Letting Go

His profane, covenant child mother
once quipped that all vaginas look
the same. Well, it’s basic equipment
with the same function but he’s seen
a few and they are as different from
each other as penises are. What’s the
point, mother? He wondered if she was
saying something about his dad’s infidel-
ity. As an adult, he saw her nakedness
(Lord, have mercy.) once when the
nurses were trying to move her broken
hip body from one place to another
and she was giving them holy hell.
She was a little spit fire of a woman
with a little womb and he just thought,
after a moment’s discomfort at the
view, Perhaps I could zoom down
and try to see the forest for the trees
and say, “Behold, I, a good Druid, stand
at the tree and knock,”
but he
recalled that Nicodemus had once asked
about going home again so he stood tall
and thought, I came out of there and she did
all the right things for me for at
least the first five years, those,
of course, being the most important
in child psychological development
and so, mom, I thank you because I’m
mostly okay and now I can let you go
your way,
although, in all reality, that
was a premature thought because it
took many more years for him to let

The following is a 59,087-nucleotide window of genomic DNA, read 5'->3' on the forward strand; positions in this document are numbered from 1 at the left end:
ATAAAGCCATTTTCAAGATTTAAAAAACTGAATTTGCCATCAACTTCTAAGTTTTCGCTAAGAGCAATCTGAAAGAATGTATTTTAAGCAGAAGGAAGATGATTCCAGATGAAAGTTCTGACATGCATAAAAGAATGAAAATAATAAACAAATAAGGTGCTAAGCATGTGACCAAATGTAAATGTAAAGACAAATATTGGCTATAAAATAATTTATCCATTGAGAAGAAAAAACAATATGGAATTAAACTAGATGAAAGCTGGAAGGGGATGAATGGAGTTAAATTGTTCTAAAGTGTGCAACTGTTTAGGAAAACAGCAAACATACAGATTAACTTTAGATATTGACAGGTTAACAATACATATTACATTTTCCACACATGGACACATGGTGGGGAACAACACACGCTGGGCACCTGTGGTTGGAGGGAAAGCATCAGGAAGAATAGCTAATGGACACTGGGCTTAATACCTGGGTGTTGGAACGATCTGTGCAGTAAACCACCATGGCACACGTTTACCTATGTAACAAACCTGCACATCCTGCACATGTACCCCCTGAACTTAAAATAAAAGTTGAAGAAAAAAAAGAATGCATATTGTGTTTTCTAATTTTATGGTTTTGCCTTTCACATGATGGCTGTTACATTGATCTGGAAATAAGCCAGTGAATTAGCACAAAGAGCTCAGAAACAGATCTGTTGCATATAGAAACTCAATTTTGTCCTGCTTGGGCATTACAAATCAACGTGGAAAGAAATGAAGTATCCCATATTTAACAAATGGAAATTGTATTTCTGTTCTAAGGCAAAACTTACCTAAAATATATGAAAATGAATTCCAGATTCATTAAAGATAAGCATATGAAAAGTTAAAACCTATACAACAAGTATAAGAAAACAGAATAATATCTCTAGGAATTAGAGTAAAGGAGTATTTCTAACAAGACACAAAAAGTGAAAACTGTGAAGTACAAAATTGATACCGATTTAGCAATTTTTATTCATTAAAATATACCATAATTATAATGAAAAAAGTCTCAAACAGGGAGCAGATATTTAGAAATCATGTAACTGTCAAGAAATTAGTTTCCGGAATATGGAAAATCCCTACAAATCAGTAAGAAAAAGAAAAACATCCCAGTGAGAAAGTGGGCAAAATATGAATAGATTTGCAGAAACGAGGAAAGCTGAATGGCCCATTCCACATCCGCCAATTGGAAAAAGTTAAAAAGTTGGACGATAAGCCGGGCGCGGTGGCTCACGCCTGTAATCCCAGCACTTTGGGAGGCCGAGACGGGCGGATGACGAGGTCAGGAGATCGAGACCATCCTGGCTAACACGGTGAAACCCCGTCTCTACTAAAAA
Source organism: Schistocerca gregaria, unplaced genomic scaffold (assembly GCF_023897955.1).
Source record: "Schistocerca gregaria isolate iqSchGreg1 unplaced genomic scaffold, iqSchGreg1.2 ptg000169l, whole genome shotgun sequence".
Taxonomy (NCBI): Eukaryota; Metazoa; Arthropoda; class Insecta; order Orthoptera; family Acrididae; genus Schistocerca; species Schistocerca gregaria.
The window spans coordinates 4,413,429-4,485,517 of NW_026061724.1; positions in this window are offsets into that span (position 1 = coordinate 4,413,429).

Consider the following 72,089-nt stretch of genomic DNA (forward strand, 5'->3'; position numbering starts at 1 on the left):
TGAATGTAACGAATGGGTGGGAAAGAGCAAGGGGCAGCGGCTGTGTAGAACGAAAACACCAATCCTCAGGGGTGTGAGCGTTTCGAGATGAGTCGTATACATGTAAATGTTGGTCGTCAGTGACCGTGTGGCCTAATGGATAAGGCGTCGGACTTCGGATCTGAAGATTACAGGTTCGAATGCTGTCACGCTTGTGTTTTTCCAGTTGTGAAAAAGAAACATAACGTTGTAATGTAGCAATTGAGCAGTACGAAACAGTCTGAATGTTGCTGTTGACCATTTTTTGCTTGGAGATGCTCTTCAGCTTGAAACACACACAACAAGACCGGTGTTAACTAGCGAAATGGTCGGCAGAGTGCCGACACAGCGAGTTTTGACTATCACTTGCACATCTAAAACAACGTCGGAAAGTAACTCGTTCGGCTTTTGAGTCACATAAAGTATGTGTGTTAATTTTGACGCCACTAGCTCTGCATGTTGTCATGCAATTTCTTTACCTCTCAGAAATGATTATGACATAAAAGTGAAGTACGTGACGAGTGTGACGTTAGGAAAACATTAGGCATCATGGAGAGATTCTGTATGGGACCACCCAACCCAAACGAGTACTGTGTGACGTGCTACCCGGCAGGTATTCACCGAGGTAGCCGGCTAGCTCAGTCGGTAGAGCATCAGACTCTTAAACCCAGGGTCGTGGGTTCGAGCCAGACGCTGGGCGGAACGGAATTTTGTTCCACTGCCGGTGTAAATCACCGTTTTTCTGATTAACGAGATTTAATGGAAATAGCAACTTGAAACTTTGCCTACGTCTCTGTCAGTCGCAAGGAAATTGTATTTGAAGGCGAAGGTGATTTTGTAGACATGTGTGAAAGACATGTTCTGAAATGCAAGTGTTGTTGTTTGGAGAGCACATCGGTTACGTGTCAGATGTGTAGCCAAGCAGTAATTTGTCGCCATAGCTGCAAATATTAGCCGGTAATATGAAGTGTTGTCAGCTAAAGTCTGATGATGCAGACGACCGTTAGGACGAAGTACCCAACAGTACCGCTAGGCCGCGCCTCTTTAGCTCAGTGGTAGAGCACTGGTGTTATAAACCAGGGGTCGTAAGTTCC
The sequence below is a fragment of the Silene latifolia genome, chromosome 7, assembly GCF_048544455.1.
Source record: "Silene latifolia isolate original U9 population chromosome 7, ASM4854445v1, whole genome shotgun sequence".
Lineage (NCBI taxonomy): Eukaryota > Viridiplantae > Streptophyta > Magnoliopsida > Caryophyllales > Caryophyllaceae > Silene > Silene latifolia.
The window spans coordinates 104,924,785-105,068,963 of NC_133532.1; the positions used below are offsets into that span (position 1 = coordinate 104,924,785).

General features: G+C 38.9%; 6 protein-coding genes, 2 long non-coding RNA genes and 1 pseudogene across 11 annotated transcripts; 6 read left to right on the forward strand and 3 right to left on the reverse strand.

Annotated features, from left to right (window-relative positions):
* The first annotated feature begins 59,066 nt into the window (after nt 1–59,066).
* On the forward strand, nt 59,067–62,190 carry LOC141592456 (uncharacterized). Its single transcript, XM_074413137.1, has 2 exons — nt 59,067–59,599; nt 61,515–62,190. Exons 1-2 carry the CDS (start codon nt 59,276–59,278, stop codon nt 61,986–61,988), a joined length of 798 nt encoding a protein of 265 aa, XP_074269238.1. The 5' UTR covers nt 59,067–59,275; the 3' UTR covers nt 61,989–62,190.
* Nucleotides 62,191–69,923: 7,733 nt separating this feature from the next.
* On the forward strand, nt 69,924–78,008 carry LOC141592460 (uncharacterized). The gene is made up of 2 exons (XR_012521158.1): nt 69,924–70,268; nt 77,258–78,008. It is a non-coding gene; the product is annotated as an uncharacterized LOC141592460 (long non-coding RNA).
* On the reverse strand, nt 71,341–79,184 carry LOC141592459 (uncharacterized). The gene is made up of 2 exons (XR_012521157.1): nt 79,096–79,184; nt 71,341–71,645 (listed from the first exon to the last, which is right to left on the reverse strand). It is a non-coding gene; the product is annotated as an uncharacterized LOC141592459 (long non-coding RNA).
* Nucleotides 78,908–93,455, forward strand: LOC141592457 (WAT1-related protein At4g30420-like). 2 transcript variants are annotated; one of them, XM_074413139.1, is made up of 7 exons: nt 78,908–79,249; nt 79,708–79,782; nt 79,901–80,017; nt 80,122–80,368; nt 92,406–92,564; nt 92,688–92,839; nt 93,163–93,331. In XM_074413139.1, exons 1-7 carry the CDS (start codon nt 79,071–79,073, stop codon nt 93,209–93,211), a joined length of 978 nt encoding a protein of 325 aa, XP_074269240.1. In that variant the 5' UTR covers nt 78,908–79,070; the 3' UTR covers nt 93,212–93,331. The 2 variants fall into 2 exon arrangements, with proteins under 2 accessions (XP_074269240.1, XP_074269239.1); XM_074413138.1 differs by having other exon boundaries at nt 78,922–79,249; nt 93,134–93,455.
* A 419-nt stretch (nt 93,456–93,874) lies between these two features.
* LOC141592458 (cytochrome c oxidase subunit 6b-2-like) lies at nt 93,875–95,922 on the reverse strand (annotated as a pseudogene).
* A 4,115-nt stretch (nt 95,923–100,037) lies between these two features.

go of the good, the bad and the ugly.


They got the e-mail about the
beach cleanup and annual
meeting where the new ex-
clusionary by-laws will be
discussed only to be exclusiv-
ely affirmed as inclusive
(100% of attending members)
by faces masquerading as faux
profundity. Back in the day,
they had fun at the beach clean
up and the annual meeting was
about where to put the fire
pit. Today it’s about keeping
people out. “Well,” he says,
“count me out. I don’t fit with
such a serious bunch with
faux smiles plastered on their
plastic faces. He wonders if
the smiles will melt into frowns
in the summer heat at the beach
designated: Keep Out! Plastic
Personas Only.

Happy Now!

The nurse said he did as well as he did
because he is in such good shape. The
surgeon said, “Wait till tomorrow.”

Feeling his oats and no pain he insisted
on stopping for breakfast. Tomorrow
arrived and while the compliment was

a nice shot in the ego — words from his
past that he had a high pain threshold
just evaporated away. Now he just feels

like he’s been shot in the gut with Dirty
Harry’s magnum something or other. They
used to say the third day was the toughest,

but that was when they knocked you out
before just about having to slap you
upside the head and back to earth and

the anesthetic loved getting all cozy with
a warm body. Now you just about carry
on a conversation with the surgeon and

anesthesiologist about how hope springs
eternal in the spring for the Cubs, so it’s